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Cronk ny Merriu

Period: Early Medieval

NGR Easting: 231740

NGR Northing: 470480

Description: Defended promontory. When first surveyed by the Ordnance Survey in 1868, the most obvious features on the site were the large, grass-covered bank, standing 3.5m high and 5m wide, and the less substantial remains of a rectangular building behind it on the promontory. The scale of the bank led to an assumption that it represented a prehistoric burial mound, a belief compounded by its name, which translates as ‘hill of the dead’.

Excavation in 1950-51 found that the promontory had first been protected by a timber stockade, which was later replaced by a timber-reinforced earthen rampart. A ditch had also been excavated in front of the bank, to a depth of about 1m below modern ground-level; the ditch was spanned by a causeway at the west end to allow access to the headland. The rampart was further augmented by a timber platform, or raised walkway.

The defensive site so created was considered to be of Iron Age character, though no features of this period were identified within the site. Several residual finds, however, confirm an Iron Age presence.

The interior of the headland is now dominated by a later longhouse which is likely to have disturbed or destroyed most traces of earlier occupation. The longhouse measures 13.5m by 7.5m, with earthen walls 1.5m thick faced inside and out in stone. The walls originally stood to a height of around 1.5m, and probably supported a pitched roof. Two doorways are located opposite each other near the west end, and low stone benches run along both of the long walls and across the western gable. There was little evidence of domestic activity, only rather basic remains of a hearth, and no domestic rubbish. The form of the building thus conforms to a domestic Viking longhouse, while the excavated evidence suggests that it was not permanently occupied.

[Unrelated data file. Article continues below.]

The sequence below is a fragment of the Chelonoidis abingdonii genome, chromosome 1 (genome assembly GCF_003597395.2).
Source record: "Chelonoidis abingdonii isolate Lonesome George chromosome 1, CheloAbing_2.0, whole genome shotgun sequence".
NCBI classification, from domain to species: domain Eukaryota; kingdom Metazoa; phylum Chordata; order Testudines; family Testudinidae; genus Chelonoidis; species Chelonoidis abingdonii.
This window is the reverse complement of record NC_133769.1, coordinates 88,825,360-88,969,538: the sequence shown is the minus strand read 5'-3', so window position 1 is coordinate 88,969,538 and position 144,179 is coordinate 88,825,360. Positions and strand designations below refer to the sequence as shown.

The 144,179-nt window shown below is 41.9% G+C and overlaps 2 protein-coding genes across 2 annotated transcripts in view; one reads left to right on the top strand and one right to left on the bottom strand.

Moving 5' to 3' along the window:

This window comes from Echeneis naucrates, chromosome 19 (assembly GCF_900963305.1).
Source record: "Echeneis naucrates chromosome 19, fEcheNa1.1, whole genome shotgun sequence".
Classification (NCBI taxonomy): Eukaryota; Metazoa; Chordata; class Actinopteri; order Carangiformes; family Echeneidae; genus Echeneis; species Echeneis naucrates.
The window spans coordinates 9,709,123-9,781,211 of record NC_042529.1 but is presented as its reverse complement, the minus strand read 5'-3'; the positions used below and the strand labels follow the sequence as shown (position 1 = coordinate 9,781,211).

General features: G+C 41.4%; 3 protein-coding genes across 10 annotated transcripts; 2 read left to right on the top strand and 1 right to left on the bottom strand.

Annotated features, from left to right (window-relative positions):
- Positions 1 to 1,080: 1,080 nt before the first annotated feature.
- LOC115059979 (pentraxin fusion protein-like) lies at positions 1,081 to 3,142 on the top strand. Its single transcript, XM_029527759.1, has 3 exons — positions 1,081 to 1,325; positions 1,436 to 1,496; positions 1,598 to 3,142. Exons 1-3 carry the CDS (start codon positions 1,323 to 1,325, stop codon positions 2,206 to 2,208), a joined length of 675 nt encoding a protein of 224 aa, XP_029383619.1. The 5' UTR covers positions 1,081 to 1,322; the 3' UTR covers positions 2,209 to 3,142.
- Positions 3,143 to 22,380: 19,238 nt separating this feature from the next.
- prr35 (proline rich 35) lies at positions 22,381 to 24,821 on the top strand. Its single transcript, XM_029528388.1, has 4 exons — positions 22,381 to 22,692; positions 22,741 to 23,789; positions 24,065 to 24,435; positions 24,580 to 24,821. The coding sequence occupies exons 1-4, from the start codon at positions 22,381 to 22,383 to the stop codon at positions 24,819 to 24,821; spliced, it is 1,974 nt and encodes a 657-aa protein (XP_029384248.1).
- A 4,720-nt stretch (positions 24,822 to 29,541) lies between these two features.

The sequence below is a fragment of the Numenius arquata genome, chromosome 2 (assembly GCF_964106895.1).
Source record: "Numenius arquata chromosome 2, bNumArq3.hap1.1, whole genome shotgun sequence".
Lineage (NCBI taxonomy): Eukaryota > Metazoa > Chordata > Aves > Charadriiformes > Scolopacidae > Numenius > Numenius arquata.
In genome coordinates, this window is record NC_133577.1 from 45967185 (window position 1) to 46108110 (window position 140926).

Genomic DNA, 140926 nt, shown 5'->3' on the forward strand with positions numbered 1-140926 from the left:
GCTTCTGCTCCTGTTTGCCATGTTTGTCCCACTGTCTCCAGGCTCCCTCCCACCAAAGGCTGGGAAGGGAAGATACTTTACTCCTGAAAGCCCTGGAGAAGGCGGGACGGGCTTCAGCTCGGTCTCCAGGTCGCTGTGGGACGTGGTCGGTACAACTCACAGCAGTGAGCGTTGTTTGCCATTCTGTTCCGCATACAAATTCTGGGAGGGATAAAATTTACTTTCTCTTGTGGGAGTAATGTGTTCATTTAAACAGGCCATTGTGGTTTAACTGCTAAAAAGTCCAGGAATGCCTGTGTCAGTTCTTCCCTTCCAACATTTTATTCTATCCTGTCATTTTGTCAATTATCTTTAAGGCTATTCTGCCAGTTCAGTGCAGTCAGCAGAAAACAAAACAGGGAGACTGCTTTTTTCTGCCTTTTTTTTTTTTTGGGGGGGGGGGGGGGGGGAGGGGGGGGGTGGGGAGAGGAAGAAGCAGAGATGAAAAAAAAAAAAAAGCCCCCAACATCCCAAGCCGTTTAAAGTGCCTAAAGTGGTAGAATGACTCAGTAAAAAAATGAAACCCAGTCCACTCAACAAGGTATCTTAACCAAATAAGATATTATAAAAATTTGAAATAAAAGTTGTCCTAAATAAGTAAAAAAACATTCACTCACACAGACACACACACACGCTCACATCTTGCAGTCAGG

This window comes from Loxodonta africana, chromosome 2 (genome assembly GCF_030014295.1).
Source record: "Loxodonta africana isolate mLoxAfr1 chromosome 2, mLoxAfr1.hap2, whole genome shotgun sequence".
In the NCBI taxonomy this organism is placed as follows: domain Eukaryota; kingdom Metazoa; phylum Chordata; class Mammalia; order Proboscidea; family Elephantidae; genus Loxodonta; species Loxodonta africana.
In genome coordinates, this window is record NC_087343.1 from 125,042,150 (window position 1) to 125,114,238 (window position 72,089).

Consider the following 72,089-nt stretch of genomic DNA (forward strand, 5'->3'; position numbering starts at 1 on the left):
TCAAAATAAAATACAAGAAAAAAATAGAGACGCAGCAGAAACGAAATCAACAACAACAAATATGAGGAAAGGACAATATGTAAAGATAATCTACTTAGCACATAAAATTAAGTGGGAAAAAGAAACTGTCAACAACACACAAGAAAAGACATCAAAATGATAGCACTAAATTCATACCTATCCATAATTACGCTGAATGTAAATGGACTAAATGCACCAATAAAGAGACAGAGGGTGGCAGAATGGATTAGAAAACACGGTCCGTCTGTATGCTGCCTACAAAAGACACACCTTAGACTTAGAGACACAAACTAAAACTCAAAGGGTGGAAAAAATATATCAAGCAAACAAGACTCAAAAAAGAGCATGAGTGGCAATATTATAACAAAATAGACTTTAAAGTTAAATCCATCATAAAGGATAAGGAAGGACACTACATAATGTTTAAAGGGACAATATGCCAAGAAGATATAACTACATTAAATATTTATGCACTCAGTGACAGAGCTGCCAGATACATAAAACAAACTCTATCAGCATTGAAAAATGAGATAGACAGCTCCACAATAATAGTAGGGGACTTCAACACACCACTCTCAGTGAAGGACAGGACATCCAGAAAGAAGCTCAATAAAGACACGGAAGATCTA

Several other defended promontories (Cass ny Hawin, Close ny Chollagh and Borrane) have similar buildings within their ramparts, leading to the suggestion that existing promontory forts were reused as part of a ‘watch and ward’ system of coastal defence and perhaps also to police beach markets.

No dating evidence was found during the excavations but in 1970, a half-penny of Edward I, dating 1280-81, was found in the back-fill of the dig and presumably indicates some occupation of the site after the end of Norse rule on the Island in 1265.

View map location on Archaeology Data Service

Site & Monument Type: longhouse

Category: National Monuments Record: Statutory Ancient Monuments

Site ID number: 1068.00

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